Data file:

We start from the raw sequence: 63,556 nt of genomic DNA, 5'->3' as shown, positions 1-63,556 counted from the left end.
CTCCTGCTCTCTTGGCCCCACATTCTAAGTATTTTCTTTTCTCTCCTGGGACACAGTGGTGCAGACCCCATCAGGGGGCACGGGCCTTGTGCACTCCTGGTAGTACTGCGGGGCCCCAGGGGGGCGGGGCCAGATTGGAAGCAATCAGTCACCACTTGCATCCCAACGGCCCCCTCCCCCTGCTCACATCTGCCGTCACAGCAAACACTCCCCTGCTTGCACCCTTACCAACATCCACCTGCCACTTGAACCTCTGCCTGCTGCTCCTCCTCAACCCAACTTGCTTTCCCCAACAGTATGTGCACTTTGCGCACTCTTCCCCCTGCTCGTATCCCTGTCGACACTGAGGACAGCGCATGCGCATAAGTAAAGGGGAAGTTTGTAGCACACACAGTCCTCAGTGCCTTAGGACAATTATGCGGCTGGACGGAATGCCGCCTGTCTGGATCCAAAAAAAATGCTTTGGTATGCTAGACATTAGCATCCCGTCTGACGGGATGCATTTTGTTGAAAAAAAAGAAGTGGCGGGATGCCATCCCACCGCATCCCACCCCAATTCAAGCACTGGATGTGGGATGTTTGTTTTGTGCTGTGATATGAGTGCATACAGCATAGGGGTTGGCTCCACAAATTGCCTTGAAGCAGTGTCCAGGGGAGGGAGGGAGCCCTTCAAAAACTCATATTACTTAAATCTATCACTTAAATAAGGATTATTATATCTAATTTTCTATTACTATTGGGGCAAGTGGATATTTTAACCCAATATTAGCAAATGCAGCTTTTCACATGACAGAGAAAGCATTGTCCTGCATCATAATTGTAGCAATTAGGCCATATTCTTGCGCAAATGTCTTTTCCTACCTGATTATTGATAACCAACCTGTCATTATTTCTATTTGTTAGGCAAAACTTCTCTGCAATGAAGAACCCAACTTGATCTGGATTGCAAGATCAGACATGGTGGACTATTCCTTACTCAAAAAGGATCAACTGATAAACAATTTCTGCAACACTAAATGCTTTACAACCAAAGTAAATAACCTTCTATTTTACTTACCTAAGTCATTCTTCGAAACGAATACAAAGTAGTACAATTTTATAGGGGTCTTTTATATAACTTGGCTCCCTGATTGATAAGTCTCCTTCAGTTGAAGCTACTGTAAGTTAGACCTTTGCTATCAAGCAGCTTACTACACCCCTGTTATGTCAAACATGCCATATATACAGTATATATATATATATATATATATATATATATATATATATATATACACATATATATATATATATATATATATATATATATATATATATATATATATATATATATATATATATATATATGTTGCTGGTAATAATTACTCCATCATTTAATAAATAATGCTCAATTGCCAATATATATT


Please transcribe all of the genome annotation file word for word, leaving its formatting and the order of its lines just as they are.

We start from the raw sequence: 63,556 nt of genomic DNA, 5'->3' as shown, positions 1-63,556 counted from the left end.
CTCCTGCTCTCTTGGCCCCACATTCTAAGTATTTTCTTTTCTCTCCTGGGACACAGTGGTGCAGACCCCATCAGGGGGCACGGGCCTTGTGCACTCCTGGTAGTACTGCGGGGCCCCAGGGGGGCGGGGCCAGATTGGAAGCAATCAGTCACCACTTGCATCCCAACGGCCCCCTCCCCCTGCTCACATCTGCCGTCACAGCAAACACTCCCCTGCTTGCACCCTTACCAACATCCACCTGCCACTTGAACCTCTGCCTGCTGCTCCTCCTCAACCCAACTTGCTTTCCCCAACAGTATGTGCACTTTGCGCACTCTTCCCCCTGCTCGTATCCCTGTCGACACTGAGGACAGCGCATGCGCATAAGTAAAGGGGAAGTTTGTAGCACACACAGTCCTCAGTGCCTTAGGACAATTATGCGGCTGGACGGAATGCCGCCTGTCTGGATCCAAAAAAAATGCTTTGGTATGCTAGACATTAGCATCCCGTCTGACGGGATGCATTTTGTTGAAAAAAAAGAAGTGGCGGGATGCCATCCCACCGCATCCCACCCCAATTCAAGCACTGGATGTGGGATGTTTGTTTTGTGCTGTGATATGAGTGCATACAGCATAGGGGTTGGCTCCACAAATTGCCTTGAAGCAGTGTCCAGGGGAGGGAGGGAGCCCTTCAAAAACTCATATTACTTAAATCTATCACTTAAATAAGGATTATTATATCTAATTTTCTATTACTATTGGGGCAAGTGGATATTTTAACCCAATATTAGCAAATGCAGCTTTTCACATGACAGAGAAAGCATTGTCCTGCATCATAATTGTAGCAATTAGGCCATATTCTTGCGCAAATGTCTTTTCCTACCTGATTATTGATAACCAACCTGTCATTATTTCTATTTGTTAGGCAAAACTTCTCTGCAATGAAGAACCCAACTTGATCTGGATTGCAAGATCAGACATGGTGGACTATTCCTTACTCAAAAAGGATCAACTGATAAACAATTTCTGCAACACTAAATGCTTTACAACCAAAGTAAATAACCTTCTATTTTACTTACCTAAGTCATTCTTCGAAACGAATACAAAGTAGTACAATTTTATAGGGGTCTTTTATATAACTTGGCTCCCTGATTGATAAGTCTCCTTCAGTTGAAGCTACTGTAAGTTAGACCTTTGCTATCAAGCAGCTTACTACACCCCTGTTATGTCAAACATGCCATATATACAGTATATATATATATATATATATATATATATATATATATATATATACACATATATATATATATATATATATATATATATATATATATATATATATATATATATATATATATATATATATGTTGCTGGTAATAATTACTCCATCATTTAATAAATAATGCTCAATTGCCAATATATATT